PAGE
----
The term personal brand has been knocking around for several decades. I have to admit it’s not personally one I like but I think the idea behind it is still extremely important and frequently individuals don’t make enough time to consider theirs. This is particularly the case in the financial and professional services industries where knowledge and technical expertise are frequently the sole focus. However, to become more senior and once you are more senior a broader range of skills is required, personal brand is the beginning.
A positively memorable personal brand also is more relevant than ever in the noise of today’s society and the working environments we are all in.
So what is a personal brand?
Essentially, a it is all about what people remember about you and what they associate with you, both when they meet you for the first time and on-going.
Why does it matter?
We all meet so many people, differentiation and being remembered is increasingly difficult at work.
If you work for a large corporate for example, there will be people you work with every day and they can’t help but remember you. However what about those who you encounter less frequently but who are in fact important to know and be known by? It is the combination of a strong personal brand and people experiencing that brand on a regular basis that will facilitate your career, both internally and externally.
Think about goods and services that you see adverts for, you are more likely to purchase a product that has had a positive impact on you from what you have seen or experienced and that you are reminded about at a time when you need it. Likewise people are more likely to think of you at a relevant moment e.g. to be selected for a specific project, promoted, invited to speak at an event or asked to apply for a role in a new organisation, if you are positively memorable.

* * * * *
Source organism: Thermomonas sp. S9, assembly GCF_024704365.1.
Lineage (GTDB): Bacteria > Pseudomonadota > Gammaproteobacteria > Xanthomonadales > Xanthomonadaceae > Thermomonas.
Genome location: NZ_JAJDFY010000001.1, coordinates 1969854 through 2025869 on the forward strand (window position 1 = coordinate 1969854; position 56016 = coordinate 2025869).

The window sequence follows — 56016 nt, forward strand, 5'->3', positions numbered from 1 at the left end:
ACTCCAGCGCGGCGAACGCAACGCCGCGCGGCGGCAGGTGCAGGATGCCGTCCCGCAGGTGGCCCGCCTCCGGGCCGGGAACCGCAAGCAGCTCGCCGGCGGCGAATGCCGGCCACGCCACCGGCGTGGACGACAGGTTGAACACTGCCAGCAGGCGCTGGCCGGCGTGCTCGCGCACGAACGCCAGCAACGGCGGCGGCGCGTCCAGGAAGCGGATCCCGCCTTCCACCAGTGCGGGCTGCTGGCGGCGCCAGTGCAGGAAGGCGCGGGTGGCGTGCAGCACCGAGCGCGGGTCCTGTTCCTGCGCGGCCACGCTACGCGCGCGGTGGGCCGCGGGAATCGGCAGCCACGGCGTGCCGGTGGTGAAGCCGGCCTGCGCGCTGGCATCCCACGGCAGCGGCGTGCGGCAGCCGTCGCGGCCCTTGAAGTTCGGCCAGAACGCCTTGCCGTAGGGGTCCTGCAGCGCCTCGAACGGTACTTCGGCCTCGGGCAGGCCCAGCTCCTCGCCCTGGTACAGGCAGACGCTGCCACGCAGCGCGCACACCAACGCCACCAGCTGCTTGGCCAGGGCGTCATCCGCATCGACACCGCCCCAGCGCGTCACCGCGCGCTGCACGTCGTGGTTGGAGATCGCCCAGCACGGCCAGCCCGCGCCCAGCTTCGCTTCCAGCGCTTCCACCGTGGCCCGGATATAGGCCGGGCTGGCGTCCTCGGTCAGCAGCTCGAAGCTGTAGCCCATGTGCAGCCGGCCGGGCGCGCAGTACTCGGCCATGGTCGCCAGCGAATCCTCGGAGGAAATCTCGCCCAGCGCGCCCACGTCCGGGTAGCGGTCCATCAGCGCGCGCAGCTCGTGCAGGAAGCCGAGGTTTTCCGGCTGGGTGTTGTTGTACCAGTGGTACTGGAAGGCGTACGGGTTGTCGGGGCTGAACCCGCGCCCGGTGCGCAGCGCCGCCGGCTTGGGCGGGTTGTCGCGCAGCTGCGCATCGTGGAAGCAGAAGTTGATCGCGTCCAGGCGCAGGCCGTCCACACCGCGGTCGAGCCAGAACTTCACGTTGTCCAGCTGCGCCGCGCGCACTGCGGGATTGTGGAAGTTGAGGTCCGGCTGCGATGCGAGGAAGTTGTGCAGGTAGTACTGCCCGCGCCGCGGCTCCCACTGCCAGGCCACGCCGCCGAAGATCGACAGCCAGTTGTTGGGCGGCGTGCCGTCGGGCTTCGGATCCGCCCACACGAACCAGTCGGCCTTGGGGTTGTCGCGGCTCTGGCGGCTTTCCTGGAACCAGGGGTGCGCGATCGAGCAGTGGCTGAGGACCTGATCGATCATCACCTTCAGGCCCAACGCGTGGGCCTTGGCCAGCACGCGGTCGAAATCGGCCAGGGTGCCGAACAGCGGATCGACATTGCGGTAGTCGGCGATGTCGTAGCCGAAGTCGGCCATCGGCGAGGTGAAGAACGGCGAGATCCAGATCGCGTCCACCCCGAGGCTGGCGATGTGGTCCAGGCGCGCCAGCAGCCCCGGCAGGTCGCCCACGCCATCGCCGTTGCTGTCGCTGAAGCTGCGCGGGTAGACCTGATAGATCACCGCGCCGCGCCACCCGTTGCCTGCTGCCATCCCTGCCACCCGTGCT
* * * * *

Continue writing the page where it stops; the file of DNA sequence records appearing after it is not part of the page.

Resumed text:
You may have read my previous blogs about PIE theory. In brief, this theory says that to maximise career success, performance counts for 10%, image 30% and exposure 60%. Personal brand of course fits within the image element primarily – when people think of you what do they think about you? Therefore you need to have a strong and clear personal brand and then make sure you get yourself known in a work context (exposure).
Top 5 things to remember about a personal brand
- It needs to be consistent – people need to know what to expect of you when they encounter you each time. There are two time elements to consider – the first time they meet you and ongoing. To read more about this, click here.
- It needs to be authentic to who you are. If you are trying to be someone you are not this is going to come across oddly and will drain your energy. Think about your personal brand as being the best version of you that you can be.
- You need to think about where people will encounter you and your personal brand at those ‘touchpoints’. Face-to-face in the office and in meetings are obvious ones, but what about when communicating virtually, on your LinkedIn profile or at external networking events? What else is on the internet about you that could affect your personal brand?
- Small moments matter too. People often only think about how they really come across in the big presentation or the important meeting. However, the everyday office interactions, both internally and externally, have an enormous impact.
- Your personal brand will be demonstrated through your behaviours and actions, utilising the core ‘tools’ of your appearance, body language and voice. Thinking about how you use these ‘tools’ to communicate and reinforce your personal brand is essential.
To read more about getting started on defining your personal brand, click here.